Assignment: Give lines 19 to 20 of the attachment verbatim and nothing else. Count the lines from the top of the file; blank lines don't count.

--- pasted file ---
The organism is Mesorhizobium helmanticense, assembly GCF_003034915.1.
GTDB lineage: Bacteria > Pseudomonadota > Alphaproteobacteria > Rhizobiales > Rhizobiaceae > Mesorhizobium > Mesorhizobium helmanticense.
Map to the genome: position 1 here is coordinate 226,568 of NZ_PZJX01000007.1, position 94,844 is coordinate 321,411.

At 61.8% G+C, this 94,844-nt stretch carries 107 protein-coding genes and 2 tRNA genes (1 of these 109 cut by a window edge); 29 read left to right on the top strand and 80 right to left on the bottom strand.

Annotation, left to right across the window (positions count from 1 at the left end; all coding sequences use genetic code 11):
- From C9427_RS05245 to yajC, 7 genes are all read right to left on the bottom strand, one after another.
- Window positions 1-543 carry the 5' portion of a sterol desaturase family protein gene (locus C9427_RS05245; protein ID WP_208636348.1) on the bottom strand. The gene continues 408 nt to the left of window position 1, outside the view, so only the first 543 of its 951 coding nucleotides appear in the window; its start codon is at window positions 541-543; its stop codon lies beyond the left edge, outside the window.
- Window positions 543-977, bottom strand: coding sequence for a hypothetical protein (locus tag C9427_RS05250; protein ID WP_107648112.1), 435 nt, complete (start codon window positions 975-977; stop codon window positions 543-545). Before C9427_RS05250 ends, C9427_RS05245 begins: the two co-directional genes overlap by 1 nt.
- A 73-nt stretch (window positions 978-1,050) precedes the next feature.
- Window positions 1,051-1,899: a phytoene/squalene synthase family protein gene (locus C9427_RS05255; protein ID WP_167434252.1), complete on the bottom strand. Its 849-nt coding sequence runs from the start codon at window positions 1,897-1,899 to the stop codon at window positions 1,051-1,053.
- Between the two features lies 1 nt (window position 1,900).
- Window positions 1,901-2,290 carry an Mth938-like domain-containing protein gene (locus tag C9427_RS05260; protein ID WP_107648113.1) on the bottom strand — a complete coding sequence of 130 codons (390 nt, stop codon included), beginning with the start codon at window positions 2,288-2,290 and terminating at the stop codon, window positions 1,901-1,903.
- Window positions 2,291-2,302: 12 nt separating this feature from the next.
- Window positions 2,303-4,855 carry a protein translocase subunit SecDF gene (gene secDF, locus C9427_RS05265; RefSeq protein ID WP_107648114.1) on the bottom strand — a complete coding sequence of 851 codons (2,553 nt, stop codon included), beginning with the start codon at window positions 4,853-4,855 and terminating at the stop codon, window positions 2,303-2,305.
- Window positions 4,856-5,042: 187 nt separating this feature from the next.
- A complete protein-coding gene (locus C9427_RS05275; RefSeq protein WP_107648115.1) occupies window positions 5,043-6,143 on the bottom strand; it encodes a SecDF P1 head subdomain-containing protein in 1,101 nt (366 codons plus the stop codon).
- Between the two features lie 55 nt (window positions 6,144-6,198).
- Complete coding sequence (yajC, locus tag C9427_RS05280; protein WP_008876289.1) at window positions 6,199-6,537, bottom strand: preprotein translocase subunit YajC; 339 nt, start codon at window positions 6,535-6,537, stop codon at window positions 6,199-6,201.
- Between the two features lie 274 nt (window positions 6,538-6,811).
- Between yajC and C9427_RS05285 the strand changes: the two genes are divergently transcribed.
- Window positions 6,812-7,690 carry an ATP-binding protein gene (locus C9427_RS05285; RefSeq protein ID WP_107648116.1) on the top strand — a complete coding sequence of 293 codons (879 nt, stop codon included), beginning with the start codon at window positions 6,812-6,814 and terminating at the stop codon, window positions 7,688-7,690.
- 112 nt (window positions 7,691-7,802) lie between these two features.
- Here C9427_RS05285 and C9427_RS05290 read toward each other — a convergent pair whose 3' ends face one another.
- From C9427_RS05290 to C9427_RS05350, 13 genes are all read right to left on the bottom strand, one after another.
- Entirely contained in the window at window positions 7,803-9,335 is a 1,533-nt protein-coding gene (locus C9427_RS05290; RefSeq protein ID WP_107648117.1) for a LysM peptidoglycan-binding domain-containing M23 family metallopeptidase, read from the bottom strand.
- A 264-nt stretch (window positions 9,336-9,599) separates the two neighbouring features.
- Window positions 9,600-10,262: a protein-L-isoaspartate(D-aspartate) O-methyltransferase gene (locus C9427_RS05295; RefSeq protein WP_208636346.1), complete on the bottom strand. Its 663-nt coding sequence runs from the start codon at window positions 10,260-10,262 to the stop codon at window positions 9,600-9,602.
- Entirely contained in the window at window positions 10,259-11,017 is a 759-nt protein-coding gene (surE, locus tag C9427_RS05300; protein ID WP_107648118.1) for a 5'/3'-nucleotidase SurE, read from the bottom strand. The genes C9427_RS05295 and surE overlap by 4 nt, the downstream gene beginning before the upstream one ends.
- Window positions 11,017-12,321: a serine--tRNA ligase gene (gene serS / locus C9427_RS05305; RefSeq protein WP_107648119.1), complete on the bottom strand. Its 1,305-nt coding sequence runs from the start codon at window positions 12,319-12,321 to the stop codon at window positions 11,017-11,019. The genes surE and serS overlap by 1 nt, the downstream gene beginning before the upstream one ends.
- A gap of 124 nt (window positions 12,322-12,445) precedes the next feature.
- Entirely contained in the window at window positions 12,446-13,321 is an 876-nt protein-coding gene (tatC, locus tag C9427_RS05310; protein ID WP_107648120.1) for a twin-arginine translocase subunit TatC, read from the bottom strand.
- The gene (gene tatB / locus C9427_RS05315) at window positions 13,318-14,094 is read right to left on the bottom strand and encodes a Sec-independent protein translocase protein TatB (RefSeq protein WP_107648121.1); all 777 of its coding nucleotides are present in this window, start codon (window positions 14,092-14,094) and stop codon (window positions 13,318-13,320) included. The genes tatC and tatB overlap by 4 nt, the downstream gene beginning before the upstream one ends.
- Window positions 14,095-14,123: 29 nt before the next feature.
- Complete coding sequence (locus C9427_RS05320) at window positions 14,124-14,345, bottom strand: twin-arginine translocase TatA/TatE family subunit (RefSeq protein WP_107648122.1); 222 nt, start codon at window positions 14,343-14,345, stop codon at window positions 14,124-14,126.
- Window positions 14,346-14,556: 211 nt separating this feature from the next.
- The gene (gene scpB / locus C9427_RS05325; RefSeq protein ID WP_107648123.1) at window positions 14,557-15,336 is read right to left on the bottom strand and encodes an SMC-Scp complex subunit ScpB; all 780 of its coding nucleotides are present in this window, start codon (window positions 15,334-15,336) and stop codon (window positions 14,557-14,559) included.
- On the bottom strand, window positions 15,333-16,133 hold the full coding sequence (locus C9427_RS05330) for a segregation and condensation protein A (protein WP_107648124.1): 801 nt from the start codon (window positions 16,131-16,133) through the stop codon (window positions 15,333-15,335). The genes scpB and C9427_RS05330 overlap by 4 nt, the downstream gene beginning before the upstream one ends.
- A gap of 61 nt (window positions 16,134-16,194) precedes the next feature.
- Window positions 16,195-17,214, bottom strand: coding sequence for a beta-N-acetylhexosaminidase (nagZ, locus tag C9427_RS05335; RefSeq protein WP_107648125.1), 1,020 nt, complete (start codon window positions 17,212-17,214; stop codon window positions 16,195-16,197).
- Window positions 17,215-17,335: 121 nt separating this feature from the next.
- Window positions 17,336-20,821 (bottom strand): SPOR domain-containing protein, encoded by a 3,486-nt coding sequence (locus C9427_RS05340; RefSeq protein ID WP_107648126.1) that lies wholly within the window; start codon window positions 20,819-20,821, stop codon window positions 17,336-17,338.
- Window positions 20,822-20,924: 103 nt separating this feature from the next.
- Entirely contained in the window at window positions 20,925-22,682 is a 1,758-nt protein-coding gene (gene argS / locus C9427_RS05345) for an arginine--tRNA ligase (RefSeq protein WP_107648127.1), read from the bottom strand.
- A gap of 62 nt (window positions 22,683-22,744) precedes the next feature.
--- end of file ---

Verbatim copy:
- Between the two features lie 274 nt (window positions 6,538-6,811).
- Between yajC and C9427_RS05285 the strand changes: the two genes are divergently transcribed.